Translated by Bl. Jackson.
80 Pages (Homilies: 1, 2, 3, 4, 5, 6, 7, 8, 9)
11. On its variations depends also the condition of the air, as is proved by sudden disturbances which often come after the new moon, in the midst of a calm and of a stillness in the winds, to agitate the clouds and to hurl them against each other; as the flux and reflux in straits, and the ebb and flow of the ocean prove, so that those who live on its shores see it regularly following the revolutions of the moon. The waters of straits approach and retreat from one shore to the other during the different phases of the moon; but, when she is new, they have not an instant of rest, and move in perpetual swaying to and fro, until the moon, reappearing, regulates their reflux. As to the Western sea,  we see it in its ebb and flow now return into its bed, and now overflow, as the moon draws it back by her respiration and then, by her expiration, urges it to its own boundaries. 
I have entered into these details, to show you the grandeur of the luminaries, and to make you see that, in the inspired words, there is not one idle syllable. And yet my sermon has scarcely touched on any important point; there are many other discoveries about the size and distance of the sun and moon to which any one who will make a serious study of their action and of their characteristics may arrive by the aid of reason. Let me then ingenuously make an avowal of my weakness, for fear that you should measure the mighty works of the Creator by my words. The little that I have said ought the rather to make you conjecture the marvels on which I have omitted to dwell. We must not then measure the moon with the eye, but with the reason. Reason, for the discovery of truth, is much surer than the eye.
Everywhere ridiculous old women's tales, imagined in the delirium of drunkenness, have been circulated; such as that enchantments can remove the moon from its place and make it descend to the earth. How could a magician's charm shake that of which the Most High has laid the foundations? And if once torn out what place could hold it? 
Do you wish from slight indications to have a proof of the moon's size? All the towns in the world, however distant from each other, equally receive the light from the moon in those streets that are turned towards its rising. If she did not look on all face to face, those only would be entirely lighted up which were exactly opposite; as to those beyond the extremities of her disc, they would only receive diverted and oblique rays. It is this effect which the light of lamps produces in houses; if a lamp is surrounded by several persons, only the shadow of the person who is directly opposite to it is cast in a straight line, the others follow inclined lines on each side. In the same way, if the body of the moon were not of an immense and prodigious size she could not extend herself alike to all. In reality, when the moon rises in the equinoctial regions, all equally enjoy her light, both those who inhabit the icy zone, under the revolutions of the Bear, and those who dwell in the extreme south in the neighbourhood of the torrid zone. She gives us an idea of her size by appearing to be face to face with all people. Who then can deny the immensity of a body which divides itself equally over such a wide extent?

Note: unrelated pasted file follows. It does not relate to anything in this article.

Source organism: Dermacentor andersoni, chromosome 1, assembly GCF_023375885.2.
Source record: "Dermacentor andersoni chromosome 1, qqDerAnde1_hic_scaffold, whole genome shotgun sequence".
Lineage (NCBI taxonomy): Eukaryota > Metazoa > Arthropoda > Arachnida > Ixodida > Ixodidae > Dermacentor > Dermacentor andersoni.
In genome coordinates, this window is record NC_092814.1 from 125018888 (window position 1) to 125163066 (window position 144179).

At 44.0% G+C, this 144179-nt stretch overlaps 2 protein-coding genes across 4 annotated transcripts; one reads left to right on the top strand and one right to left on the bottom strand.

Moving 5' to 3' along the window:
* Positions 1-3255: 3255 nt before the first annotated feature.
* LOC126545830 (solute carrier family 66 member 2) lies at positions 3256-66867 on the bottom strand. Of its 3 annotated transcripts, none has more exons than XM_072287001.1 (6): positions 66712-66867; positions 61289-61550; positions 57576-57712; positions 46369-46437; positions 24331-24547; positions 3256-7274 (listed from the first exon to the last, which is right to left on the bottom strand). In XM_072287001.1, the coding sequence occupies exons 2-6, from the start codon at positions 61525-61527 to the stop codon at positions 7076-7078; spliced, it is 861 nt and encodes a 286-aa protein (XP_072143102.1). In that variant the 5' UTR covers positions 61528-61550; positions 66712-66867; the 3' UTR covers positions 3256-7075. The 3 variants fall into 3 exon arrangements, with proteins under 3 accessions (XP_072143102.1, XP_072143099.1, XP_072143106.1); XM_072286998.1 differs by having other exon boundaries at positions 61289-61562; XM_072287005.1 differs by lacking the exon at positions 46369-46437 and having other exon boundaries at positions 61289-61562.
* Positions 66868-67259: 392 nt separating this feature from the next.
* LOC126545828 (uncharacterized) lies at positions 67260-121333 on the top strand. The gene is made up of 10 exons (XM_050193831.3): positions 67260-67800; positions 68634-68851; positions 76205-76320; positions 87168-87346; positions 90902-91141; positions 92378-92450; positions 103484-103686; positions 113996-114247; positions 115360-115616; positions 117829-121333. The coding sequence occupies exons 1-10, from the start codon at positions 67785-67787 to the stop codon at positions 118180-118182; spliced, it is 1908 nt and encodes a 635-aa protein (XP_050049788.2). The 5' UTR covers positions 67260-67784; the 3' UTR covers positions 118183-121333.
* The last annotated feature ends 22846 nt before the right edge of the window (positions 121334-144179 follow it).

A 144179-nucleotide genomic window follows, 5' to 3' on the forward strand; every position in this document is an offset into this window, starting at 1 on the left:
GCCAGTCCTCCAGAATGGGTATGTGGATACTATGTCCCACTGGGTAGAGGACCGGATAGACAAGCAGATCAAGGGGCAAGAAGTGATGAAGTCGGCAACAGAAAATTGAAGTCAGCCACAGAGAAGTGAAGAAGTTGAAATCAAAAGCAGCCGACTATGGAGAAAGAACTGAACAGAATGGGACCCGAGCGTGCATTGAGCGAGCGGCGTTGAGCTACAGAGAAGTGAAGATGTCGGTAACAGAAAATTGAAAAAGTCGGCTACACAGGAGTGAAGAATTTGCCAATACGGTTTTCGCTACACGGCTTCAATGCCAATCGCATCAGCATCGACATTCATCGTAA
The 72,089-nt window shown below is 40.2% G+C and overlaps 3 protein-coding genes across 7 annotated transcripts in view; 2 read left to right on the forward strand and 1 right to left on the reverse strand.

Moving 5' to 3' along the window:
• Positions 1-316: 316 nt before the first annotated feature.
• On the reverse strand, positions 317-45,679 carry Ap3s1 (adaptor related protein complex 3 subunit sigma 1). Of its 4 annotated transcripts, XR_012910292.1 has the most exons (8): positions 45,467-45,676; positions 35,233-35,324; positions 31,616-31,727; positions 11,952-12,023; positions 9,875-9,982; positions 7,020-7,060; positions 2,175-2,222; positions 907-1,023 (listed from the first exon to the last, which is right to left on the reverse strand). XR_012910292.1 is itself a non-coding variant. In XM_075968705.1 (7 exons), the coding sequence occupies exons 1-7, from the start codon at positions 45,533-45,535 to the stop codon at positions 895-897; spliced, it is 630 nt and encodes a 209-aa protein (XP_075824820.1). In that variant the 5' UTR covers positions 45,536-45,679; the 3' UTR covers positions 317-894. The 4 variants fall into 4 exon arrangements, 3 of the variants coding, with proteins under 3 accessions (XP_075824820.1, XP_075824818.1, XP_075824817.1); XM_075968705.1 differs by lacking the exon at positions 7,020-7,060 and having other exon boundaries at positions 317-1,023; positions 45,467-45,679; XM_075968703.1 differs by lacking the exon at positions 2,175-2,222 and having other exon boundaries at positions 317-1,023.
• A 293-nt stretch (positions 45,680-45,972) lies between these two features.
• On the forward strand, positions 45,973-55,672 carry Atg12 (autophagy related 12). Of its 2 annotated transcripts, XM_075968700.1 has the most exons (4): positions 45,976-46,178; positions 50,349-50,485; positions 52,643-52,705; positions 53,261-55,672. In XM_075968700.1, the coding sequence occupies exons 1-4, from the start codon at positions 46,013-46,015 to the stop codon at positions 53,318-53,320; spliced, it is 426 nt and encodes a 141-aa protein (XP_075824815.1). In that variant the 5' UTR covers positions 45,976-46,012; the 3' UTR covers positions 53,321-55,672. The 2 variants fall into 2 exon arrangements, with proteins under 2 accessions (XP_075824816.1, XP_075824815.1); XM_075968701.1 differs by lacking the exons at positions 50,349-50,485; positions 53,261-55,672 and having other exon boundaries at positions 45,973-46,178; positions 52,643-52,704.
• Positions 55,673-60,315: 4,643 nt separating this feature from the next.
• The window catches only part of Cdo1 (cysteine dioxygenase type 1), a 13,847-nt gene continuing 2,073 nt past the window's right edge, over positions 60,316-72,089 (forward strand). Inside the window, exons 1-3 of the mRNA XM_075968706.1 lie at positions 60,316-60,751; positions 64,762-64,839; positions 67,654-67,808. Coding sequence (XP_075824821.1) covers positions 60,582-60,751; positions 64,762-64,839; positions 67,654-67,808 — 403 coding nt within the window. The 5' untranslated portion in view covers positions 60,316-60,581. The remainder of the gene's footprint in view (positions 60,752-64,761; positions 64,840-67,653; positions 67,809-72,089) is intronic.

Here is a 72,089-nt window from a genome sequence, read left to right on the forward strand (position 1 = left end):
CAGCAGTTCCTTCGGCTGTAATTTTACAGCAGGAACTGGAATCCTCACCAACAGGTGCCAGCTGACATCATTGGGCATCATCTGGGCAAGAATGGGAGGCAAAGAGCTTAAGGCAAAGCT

But enough on the greatness of the sun and moon. May He Who has given us intelligence to recognise in the smallest objects of creation the great wisdom of the Contriver make us find in great bodies a still higher idea of their Creator. However, compared with their Author, the sun and moon are but a fly and an ant. The whole universe cannot give us a right idea of the greatness of God; and it is only by signs, weak and slight in themselves, often by the help of the smallest insects and of the least plants, that we raise ourselves to Him. Content with these words let us offer our thanks, I to Him who has given me the ministry of the Word, you to Him who feeds you with spiritual food; Who, even at this moment, makes you find in my weak voice the strength of barley bread. May He feed you for ever, and in proportion to your faith grant you the manifestation of the Spirit  in Jesus Christ our Lord, to whom be glory and power for ever and ever. Amen.
 i.e.the Atlantic. cf. Ovid., Met. xi. 258, "Hesperium fretum."
 Pytheas, of Marseilles, is first named as attributing the tides to the moon. Plut. peri aresk. k.t.l. iii. 17. On the ancient belief generally vide Plin. ii. 99.
 "Inventa jam pridem ratio est praenuntians horas, non modo dies ac noctes, Solis Lunaeque defectuum. Durat tamen tradita persuasio in magna parte vulgi, veneficiis et herbis id cogi, eamque num faeminarum scientiam praevalere." Plin. xxv. v. So it was a custom to avert the spells of sorceresses, which might bring the eclipsed moon to the ground, by beating brass and shouting. cf. Juv., Sat. vi. 443, "Tam nemo tubas, nemo oera fatigat, Una laboranti poterit succurrere lunae," and the "oera auxiliaria lunae" of Ov., Met. iv. 333.
 cf. 1 Cor. xii. 7.
Reference address : https://www.elpenor.org/basil/hexaemeron.asp?pg=58